Why did I have to walk any distance?

What has walking got to do with cycling?
Mick F. Cornwall

Brucey
Posts: 42990
Joined: 4 Jan 2012, 6:25pm

Re: Clueless about clipless

Postby Brucey » 22 Jul 2013, 11:15pm

you walk to the bike, you put your feet down in traffic, you carry your bike over a footbridge, you stop and walk around the shops, you have to walk, maybe climb stairs etc at each end of your journey...you don't want to have a problem nipping down the road with your funny pedals and shoes... there are endless reasons to normal people to walk, and it is quite nonsensical to suggest otherwise.

I ask again, in the Real World what benefits accrue from the use of waddlers? I can't really see any TBH. A couple of my chums rode a 200K audax at the w.e. Both used carbon road bikes and they were fitted with SPDs. Not because they are MTBers or commuters or anything like that, just because the bikes are fast and the pedals are practical and comfortable pedals that work. They are not sucked into this roadie wannabe pedal vortex....

Why would you choose pedals that stop you from walking but offer nothing extra in return?

cheers
-------------------------------------------------------------------------------
~~~~~~~~~~~~~~~~~~~~~~Brucey~~~~~~~~~~~~~~~~~~~~~~~~

Fex54
Posts: 27
Joined: 12 Jun 2012, 10:27am

Re: Clueless about clipless

Postby Fex54 » 22 Jul 2013, 11:21pm

I have been using SPDs for about 5 years and would not so otherwise, by choice anyway.

I still wear the basic Shimano shoes that I first bought, with the original cleats. The shoes now show their age although the soles are not worn having not spent much time on the ground. I may get a new pair soon. I can walk perfectly well in these shoes but would not do so across sensitive surfaces as they well damage them. I had nearly no problems in getting used to the system.

My current two bikes both have Shimano PD-M540 pedals. I think that I paid less than £20 per pair, although they appear to be rather more than that now. I did buy some spare cleats although have not needed them and probably cannot find them now. While I do maintain the bikes, I spend very little effort, beyond a stiff brush and a couple of drops of oil every now and again on the clip mechanism, on these pedals and they just work. After over 4000 miles in the last couple of years, clipping in and out is still as easy as ever it was. I still keep them at minimum spring tension and have no problems. The bearings have never been opened and are still smooth and show no play. However, they have not been out very much in very wet weather and this may have helped with longevity.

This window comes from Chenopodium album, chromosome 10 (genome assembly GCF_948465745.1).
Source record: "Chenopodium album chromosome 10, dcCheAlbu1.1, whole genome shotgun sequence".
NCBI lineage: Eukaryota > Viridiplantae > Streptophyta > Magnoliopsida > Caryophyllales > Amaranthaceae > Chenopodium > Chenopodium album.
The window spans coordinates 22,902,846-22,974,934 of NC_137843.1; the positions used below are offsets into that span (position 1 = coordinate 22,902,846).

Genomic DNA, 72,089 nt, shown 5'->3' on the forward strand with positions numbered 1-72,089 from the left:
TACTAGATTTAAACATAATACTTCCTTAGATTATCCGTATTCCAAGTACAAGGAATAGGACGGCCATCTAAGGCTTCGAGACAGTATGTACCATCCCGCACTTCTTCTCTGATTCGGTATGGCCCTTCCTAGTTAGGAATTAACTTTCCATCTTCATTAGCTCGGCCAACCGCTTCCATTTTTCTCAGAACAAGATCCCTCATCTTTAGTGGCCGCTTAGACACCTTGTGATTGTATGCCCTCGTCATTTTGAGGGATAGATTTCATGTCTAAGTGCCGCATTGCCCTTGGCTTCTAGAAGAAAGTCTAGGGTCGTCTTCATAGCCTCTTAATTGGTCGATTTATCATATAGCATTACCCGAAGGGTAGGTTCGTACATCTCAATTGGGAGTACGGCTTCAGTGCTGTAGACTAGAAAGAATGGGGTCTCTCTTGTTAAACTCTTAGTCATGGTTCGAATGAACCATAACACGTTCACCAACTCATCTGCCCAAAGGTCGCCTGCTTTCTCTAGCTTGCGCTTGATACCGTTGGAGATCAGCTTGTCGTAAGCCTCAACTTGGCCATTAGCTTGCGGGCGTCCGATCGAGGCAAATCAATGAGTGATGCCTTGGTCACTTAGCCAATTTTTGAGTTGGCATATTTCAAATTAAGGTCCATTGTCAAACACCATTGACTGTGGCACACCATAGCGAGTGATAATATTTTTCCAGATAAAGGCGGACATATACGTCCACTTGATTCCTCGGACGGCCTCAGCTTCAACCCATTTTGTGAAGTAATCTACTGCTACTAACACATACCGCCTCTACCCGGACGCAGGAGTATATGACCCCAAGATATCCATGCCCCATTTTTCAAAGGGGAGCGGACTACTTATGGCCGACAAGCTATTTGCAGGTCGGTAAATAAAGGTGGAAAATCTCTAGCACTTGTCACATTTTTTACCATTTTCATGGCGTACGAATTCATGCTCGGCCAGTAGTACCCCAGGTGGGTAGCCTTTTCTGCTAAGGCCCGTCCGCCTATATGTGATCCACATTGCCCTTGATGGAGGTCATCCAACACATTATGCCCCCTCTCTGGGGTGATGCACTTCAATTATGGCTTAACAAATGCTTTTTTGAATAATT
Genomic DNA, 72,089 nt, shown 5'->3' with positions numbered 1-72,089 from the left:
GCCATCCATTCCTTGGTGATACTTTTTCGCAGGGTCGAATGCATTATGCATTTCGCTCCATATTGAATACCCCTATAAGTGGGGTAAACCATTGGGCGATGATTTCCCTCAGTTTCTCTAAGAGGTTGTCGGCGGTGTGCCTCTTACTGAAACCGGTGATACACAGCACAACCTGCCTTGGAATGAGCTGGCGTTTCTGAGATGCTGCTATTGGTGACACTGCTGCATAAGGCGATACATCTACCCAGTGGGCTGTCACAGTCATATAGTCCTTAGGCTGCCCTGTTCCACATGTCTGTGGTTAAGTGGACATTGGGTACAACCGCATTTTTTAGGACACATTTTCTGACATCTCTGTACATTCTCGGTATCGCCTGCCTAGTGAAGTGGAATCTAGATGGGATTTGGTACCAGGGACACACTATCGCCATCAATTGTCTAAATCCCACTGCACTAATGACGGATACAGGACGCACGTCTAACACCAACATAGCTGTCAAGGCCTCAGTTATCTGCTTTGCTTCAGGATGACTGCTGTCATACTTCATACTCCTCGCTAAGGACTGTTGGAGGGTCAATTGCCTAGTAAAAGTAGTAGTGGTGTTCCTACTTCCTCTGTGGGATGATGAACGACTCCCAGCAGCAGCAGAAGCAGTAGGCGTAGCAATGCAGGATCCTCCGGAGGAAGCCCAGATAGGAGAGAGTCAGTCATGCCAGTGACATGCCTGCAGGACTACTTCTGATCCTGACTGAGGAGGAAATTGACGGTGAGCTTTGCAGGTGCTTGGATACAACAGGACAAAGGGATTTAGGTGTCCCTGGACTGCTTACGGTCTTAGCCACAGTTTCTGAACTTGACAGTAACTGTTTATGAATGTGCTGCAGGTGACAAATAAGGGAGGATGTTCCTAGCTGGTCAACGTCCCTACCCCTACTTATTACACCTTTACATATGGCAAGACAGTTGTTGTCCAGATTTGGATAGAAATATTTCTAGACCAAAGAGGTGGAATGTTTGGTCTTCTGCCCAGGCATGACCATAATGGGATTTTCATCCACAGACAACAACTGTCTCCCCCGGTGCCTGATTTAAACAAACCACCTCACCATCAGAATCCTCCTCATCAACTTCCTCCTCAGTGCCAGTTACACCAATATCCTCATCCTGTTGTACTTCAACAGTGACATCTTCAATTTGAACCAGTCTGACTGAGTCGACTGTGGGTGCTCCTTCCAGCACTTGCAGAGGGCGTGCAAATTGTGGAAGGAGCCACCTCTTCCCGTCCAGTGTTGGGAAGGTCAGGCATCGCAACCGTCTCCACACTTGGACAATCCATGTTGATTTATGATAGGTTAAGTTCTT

You will read much learned stuff about float and other technical matters. Fascinating though this is, I have not concerned myself with this detail and have not found reason to regret this. My recommendation is not to spend a lot, to start with anyway, and get on with it! I would try a few miles away from traffic to get acquainted with the system but I found that it soon become second nature to unclip before stopping, rather than after!
FEX54

Vladimir
Posts: 764
Joined: 3 Apr 2010, 11:50pm
Location: London
Contact:

Re: Clueless about clipless

Postby Vladimir » 22 Jul 2013, 11:27pm

Brucey wrote:If you want a lot of float with SPDs, you can have it by grinding the cleats slightly. They tend to float more when worn, too. SPD cleats are cheap enough to experiment with IMHO.


Fair enough but I am certain - from personal experience - that with ATAC XC2 and ATAC DH4 the float is there from the word go.

Brucey wrote:I just ordered another set of SPDs today BTW. A set of PD-M520s, £17.50 posted, including cleats. Bit of a no-brainer really.